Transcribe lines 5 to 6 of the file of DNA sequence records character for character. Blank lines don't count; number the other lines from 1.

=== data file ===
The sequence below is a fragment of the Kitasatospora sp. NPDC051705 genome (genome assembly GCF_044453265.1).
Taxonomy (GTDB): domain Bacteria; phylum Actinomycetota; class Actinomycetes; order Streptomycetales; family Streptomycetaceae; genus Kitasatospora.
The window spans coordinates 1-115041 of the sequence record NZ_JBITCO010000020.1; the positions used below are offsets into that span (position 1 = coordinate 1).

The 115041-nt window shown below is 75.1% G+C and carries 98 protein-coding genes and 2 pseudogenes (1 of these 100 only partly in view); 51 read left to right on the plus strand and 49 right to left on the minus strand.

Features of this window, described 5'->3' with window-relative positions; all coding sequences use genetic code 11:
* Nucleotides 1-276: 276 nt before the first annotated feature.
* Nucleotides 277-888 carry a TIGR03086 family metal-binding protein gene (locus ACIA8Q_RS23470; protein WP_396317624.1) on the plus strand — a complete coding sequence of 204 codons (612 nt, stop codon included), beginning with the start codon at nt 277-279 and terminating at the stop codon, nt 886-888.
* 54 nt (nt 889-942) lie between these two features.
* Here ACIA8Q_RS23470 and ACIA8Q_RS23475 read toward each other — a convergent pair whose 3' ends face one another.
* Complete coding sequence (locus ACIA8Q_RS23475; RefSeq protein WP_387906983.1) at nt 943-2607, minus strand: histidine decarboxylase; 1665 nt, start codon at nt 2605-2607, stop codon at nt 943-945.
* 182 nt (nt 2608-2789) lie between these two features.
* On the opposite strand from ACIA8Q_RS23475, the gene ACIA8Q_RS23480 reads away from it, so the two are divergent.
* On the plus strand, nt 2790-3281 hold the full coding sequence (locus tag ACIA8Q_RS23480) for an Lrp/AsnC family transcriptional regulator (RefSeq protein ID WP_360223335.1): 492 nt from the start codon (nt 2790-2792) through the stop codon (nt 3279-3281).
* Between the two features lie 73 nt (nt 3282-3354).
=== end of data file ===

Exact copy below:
Features of this window, described 5'->3' with window-relative positions; all coding sequences use genetic code 11:
* Nucleotides 1-276: 276 nt before the first annotated feature.